Ashland Overseas Trading Ltd. (‘AOTL’) and Ashland Bermuda Ltd. (‘ABL’) are two wholly owned subsidiaries of AOI. They were both incorporated in Bermuda in the early nineteen seventies, and enjoying the status of what is known as a Bermuda exempt company. The Ashland Group, although an important oil refiner, has no oil resources of its own; it was obliged to obtain its crude oil from third parties. The purpose and function of AOTL and ABL appear clearly from the early pleadings filed in proceedings that are now in progress in Mississippi. Both AOTL and ABL purchased crude oil under long term contracts and then resold to Ashland for use in Ashland's refineries in the United States (see Amended Answer and Counterclaim of Ashland Oil, Inc. para. 7 of Counterclaim filed December 20, 1985). Doubtless there were riscal and other advantages involved in such an arrangement.

The Background

On the 13th March 1977 a long term contract was signed by NIOC and ABL for the sale and purchase of Iranian light crude over the period April 1977 to December 1979. And in September 1977 AOTL entered into a similar long term contract for the supply of Iranian crude oil over the period October 1977 to September 1983. By October 1978 the Ashland Group was obtaining about one quarter of their supply of crude oil through the contracts with NIOC. All went smoothly at this stage however.

The year 1978 was a turbulent one for Iran; it was the year that ushered in the revolution. The characteristic features of that revolution are now notorious—political and social upheavals, violent protests against the Shah, culminating in a series of strikes and other industrial disruption in the oil fields and ports. Production in the Iranian oil industry was virtually paralysed. With output substantially down NIOC invoked the force majeure provisions contained in Article VIII of both contracts. This was on November 1, 1978.

The halcyon days had gone. In their wake came disruption and dislocation and a crisis in Iranian affairs. In January/February 1979 the Iranian situation deteriorated rapidly and Iran's main oil terminal at Kharg Island ceased to function.

On January 16, 1979 the troubled and tragic reign of Shah Mohammad Reza Pahlavi came to an end and he departed for Egypt. Within less than a month the Ayatollah Rouhollah Khomeini returned from exile in France and announced the setting up of a provisional government. The revolution was now well on its way. On the 14th February 1979 groups of Iranian revolutionaries made their first assault on the U.S. Embassy. But the seizure of the Embassy was short lived, as following the intervention of the Iranian authorities control of the Embassy was returned to the Ambassador.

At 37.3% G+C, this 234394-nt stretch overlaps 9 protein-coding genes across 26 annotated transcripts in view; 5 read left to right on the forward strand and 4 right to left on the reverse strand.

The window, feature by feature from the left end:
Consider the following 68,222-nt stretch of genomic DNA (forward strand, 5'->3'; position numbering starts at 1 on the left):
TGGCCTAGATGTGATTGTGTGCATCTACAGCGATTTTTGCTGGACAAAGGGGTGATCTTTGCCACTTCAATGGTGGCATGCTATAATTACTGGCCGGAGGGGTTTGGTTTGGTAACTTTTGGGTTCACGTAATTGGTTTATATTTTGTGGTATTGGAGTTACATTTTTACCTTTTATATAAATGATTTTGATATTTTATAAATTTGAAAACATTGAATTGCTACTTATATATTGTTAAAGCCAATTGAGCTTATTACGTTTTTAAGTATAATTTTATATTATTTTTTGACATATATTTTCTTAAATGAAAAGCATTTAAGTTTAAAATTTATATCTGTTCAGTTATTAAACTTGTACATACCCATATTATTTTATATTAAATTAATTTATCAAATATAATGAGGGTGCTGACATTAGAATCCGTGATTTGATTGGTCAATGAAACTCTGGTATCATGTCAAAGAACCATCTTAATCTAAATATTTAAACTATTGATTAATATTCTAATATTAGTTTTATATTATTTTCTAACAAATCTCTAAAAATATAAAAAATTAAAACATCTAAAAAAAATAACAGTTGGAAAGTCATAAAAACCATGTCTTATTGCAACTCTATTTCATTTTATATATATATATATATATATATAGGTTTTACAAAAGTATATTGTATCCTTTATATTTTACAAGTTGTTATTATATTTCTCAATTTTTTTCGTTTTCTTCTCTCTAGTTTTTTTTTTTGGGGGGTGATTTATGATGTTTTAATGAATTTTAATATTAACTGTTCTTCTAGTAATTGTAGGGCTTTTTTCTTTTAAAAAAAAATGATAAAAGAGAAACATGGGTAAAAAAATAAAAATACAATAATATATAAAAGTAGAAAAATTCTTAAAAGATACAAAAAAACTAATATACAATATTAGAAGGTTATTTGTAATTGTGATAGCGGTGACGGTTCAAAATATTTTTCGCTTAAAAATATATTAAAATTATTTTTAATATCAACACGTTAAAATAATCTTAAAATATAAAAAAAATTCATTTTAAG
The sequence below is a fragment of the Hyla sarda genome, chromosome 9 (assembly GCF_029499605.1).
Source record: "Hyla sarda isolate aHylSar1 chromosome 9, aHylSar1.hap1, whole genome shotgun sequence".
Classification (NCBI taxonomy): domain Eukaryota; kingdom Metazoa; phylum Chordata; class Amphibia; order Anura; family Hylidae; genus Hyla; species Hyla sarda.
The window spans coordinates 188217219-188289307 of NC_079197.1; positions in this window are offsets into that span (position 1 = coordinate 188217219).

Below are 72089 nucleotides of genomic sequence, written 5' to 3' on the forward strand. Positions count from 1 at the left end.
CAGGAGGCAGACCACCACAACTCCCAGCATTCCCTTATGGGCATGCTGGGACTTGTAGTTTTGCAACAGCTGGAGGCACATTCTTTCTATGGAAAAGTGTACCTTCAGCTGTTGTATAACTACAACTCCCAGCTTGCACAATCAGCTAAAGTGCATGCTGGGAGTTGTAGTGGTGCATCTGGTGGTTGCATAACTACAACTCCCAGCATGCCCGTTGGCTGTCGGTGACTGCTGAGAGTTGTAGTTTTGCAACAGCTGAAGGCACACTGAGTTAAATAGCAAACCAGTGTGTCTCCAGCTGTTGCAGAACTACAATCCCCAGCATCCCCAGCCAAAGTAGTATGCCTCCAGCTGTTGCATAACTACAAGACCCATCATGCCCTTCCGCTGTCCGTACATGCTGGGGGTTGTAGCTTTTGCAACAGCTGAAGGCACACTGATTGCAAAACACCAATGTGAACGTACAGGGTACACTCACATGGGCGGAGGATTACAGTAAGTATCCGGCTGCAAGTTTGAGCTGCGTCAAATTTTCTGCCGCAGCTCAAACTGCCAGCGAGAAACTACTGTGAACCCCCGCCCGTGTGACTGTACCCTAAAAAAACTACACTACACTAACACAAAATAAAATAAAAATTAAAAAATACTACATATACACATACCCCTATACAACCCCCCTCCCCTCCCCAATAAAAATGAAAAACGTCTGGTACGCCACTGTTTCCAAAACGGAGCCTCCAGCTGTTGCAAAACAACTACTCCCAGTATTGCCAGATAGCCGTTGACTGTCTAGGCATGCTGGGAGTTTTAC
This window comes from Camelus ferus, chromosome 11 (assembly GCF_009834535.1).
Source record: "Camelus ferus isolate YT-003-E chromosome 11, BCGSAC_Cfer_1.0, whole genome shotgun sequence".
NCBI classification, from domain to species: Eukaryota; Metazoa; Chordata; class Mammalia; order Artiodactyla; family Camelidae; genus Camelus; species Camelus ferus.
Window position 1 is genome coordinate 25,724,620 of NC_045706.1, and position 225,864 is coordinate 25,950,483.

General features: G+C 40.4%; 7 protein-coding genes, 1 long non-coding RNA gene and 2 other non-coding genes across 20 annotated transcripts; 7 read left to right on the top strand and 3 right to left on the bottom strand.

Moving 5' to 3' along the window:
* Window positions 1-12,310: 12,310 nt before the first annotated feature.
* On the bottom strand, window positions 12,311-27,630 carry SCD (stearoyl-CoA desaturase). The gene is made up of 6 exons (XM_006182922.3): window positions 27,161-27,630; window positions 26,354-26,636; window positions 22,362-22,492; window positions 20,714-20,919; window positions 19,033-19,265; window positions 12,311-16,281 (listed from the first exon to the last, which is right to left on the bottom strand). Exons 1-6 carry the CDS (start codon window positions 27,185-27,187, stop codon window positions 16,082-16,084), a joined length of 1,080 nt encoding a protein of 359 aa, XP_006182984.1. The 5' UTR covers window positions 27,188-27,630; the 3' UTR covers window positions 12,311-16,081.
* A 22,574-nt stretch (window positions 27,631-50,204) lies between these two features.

By March 1979 production, although at a reduced level, had been re-established in the Iranian oil fields. NIOC was as anxious to resume supplying its former customers as the latter were to receive supplies. The Ashland Group was naturally anxious to regain its supplies. The cessation of supply from Iran late in 1978 had created a crisis and uncertainty in world markets for crude, with resulting shortages and consequent increase in prices.

Early in 1979 negotiations were resumed between the parties with a view to re-establishing their former long term commercial relationship. As a result on March 11, 1979 a meeting took place in Tehran between the Ashland Group and NIOC. A hand-written document dated 11th March 1979 entitled ‘Heads of Agreement’ and purporting to regulate supplies during the period of 1st April 1979 to 31st December 1981 was signed.

As the learned judge observed: ‘The legal effect, if any, of this document is and has been a matter of considerable contention between the parties.’ NIOC aver that the document was intended to do no more than record an agreement in principle, which required further negotiation and consideration before a binding long term agreement could be entered into, albeit pending such further negotiation ad hoc purchases could be agreed and made on the basis of the framework agreed in principle.

AOTL on the other hand, contend that the ‘Heads of Agreement’ document was intended to record a complete and binding long term contract for the supply of crude by NIOC to AOTL. The lack of detailed terms in the March document is explicable, according to AOTL, on the basis that the parties had contracted before on NIOC's standard terms and the parties intended that such standard terms would apply. According to AOTL all that remained to be done at a subsequent meeting was for the formal contract incorporating NIOC's standard terms to be typed and signed: put tersely, it would be a meeting to memorialize the contract. As the learned judge observed, this is not a matter which can be determined upon affidavit at this stage. It is an issue which must be canvassed at the trial.

On the 11th April 1979 another meeting between the Ashland Group and NIOC took place in Tehran. A formal contract together with a side letter was drawn up and executed. The contract is expressed to be entered into between NIOC and AOTL and to regulate supplies of crude spread over the next nine months. It specified smaller quantities of oil and a smaller percentage of the more desired light crude than the 11th March 1979 ‘Heads of...